Under the Charter of Budget Honesty Act 1998 (the Charter), the Government is required to prepare budget outcome financial statements based on two external reporting standards, being the ABS GFS and the AAS. The Australian Accounting Standards Board (AASB) has attempted to 'harmonise' their own standards with those issued by the ABS by releasing a new standard Whole of Government and General Government Sector Financial Reporting (AASB 1049) that the Charter requires the Government to apply.

Estimates for accrual aggregates have been revised due to the new accounting policy framework adopted in the 2008‑09 Budget. The major change is adopting defence weapons platforms as capital investment rather than expenses. This is consistent with AAS, and also represents an early adoption of the ABS's proposed revisions to GFS from 2009 in line with revised international standards (refer ABS cat. no. 5310.0.55.001 Information Paper: Introduction of revised international standards in ABS economic statistics in 2009). This has no impact on fiscal balance but improves net worth. The change has been back‑cast to 1999‑2000.

Further information on the revised accounting framework can be found at Appendix A of Budget Statement 3.

Deflating real spending growth by the consumer price index

The 2008‑09 Budget historic series shows real spending growth deflated by the consumer price index (CPI). Previously, the non‑farm GDP deflator was used.

The change from using the non‑farm GDP deflator to the CPI provides a more accurate depiction of real government spending growth, especially in the current economic climate. The increase in demand for commodities is leading to higher commodity prices and a higher terms of trade, causing the non‑farm GDP deflator to increase much more rapidly than the CPI. Therefore, deflating government spending by the non‑farm GDP deflator distorts trends in real spending growth.

For purposes of comparison, in the 2008‑09 Budget, real spending growth is calculated using both CPI and the non‑farm GDP deflator.

Improvements to the presentation of historic financial information

The 2008‑09 Budget includes further improvements to the presentation of historic financial information. These include:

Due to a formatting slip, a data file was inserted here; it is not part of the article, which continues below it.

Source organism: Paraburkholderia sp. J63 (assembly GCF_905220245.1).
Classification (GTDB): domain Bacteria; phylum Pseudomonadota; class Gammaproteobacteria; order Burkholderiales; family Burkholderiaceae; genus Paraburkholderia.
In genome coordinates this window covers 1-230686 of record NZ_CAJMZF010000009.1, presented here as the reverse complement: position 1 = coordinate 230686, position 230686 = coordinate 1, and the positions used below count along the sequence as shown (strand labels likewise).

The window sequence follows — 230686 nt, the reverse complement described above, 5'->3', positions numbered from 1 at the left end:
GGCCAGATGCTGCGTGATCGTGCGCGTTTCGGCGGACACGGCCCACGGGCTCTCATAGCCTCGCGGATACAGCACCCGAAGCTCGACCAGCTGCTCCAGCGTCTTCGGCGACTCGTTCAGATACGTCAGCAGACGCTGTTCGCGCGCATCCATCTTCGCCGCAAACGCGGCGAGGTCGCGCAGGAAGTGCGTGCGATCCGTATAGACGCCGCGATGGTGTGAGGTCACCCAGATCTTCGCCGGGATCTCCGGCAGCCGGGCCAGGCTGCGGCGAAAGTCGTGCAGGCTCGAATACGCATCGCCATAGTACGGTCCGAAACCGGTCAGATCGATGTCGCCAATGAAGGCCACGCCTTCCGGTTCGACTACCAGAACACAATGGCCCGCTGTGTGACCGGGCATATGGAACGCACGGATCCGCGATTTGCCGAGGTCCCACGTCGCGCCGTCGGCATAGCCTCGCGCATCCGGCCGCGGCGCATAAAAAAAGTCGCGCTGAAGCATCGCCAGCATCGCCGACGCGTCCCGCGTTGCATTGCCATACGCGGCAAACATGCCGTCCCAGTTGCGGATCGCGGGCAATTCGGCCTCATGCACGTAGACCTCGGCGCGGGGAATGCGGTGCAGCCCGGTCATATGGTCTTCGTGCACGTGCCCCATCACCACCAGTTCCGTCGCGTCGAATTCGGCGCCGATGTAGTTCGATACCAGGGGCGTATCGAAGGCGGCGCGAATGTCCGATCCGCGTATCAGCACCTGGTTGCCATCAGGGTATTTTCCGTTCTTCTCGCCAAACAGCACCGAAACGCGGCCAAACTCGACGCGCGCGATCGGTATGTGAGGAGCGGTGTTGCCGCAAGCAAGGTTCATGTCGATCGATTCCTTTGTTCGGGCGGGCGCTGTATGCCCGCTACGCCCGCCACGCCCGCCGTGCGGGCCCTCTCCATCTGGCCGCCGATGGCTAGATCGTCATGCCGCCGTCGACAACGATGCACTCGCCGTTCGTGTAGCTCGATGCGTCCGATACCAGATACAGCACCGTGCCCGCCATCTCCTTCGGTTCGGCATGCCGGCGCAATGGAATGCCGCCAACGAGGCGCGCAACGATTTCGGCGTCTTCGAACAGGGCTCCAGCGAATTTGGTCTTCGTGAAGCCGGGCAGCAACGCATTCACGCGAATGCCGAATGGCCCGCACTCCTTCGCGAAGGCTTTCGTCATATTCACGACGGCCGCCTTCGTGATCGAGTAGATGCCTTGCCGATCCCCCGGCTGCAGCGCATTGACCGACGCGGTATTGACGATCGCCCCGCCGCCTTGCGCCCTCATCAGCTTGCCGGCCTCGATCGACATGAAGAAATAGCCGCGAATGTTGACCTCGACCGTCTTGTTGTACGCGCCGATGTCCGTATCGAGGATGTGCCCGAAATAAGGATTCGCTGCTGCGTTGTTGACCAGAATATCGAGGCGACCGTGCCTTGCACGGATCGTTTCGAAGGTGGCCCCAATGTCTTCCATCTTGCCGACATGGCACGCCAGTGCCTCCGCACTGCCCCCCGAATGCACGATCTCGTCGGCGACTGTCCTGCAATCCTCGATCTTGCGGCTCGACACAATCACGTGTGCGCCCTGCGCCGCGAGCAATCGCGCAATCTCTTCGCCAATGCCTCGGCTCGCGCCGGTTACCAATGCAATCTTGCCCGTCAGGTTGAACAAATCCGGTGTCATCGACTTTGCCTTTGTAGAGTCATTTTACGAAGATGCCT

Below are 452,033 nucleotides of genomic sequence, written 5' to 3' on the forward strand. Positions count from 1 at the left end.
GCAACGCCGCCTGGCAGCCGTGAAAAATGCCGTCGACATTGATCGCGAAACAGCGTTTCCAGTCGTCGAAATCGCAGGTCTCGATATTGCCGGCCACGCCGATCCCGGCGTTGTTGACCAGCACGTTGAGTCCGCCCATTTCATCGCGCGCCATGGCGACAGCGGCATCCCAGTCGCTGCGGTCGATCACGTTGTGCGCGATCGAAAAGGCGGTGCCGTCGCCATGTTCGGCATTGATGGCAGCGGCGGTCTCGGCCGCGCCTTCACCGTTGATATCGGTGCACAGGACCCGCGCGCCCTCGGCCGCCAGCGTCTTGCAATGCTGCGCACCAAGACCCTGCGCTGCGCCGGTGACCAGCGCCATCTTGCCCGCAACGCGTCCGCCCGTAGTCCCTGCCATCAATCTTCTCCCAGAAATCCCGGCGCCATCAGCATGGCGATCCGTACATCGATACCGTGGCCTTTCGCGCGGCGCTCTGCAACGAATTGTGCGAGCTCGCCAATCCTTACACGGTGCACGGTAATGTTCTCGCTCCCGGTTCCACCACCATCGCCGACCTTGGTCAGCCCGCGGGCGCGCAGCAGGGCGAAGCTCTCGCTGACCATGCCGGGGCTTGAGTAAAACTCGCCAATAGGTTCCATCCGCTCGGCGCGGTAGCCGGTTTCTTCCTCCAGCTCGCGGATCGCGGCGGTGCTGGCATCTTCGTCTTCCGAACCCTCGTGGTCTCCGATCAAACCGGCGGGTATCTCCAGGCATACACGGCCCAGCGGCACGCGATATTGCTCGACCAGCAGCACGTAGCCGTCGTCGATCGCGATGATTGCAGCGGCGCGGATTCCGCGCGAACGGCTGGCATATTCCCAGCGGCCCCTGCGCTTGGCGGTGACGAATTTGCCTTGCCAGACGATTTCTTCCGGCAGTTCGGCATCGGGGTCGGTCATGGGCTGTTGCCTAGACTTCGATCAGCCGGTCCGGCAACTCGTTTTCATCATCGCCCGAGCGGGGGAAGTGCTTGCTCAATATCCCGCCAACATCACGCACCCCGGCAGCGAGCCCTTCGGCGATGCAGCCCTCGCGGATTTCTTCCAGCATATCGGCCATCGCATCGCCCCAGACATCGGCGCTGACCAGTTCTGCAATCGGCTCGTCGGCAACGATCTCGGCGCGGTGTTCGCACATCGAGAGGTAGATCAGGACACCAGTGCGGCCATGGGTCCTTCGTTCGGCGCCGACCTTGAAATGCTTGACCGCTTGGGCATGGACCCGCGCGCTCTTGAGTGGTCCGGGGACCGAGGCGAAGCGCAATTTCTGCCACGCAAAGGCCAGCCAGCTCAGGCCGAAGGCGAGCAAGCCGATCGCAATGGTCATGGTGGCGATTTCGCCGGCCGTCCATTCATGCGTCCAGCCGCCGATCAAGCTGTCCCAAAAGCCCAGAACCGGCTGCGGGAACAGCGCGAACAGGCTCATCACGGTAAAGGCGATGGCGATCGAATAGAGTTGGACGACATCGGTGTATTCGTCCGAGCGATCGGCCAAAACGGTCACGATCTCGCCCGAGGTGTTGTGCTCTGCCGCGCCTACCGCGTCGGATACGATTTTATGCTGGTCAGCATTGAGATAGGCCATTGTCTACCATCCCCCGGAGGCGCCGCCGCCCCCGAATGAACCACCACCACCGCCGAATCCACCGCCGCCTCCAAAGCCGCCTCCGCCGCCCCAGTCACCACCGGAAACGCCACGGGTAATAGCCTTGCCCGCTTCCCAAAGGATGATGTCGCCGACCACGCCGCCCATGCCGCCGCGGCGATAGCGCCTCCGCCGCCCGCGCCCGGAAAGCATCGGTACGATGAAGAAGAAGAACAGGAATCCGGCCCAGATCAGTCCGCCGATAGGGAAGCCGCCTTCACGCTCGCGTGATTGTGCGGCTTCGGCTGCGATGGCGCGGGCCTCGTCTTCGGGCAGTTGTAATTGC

• the addition of net financial worth in the historic financial information. Net financial worth measures a government's net holding of financial assets, and is calculated as financial assets minus total liabilities. Net financial worth is a narrower measure than net worth as it excludes non‑financial assets, for example land and property. However, non‑financial assets are often less liquid and thus their exclusion provides a better indication of a government's financial position. It also avoids concerns inherent with the net worth measure about the valuation of some non‑financial assets and their availability to offset liabilities; and
  • the treatment of the goods and services tax as a Commonwealth tax as required by both ABS GFS and AAS.

Table 1: Australian Government general government sector receipts,
payments and underlying cash balance(a)

Table 1: Australian Government general government sector receipts, payments and underlying cash balance(a)

  1. Data has been revised in the 2008‑09 Budget to improve accuracy and comparability through time. See pages 10‑5 to 10‑7 for further information.
  2. Receipts are equal to receipts from operating activities and sales of non‑financial assets.
  3. Payments are equal to payments for operating activities, purchases of non‑financial assets and net acquisition of assets under finance leases.
  4. Underlying cash balance is equal to receipts less payments less expected Future Fund earnings. For the purposes of consistent comparison with years prior to 2005‑06, Future Fund earnings should be added back to the underlying cash balance.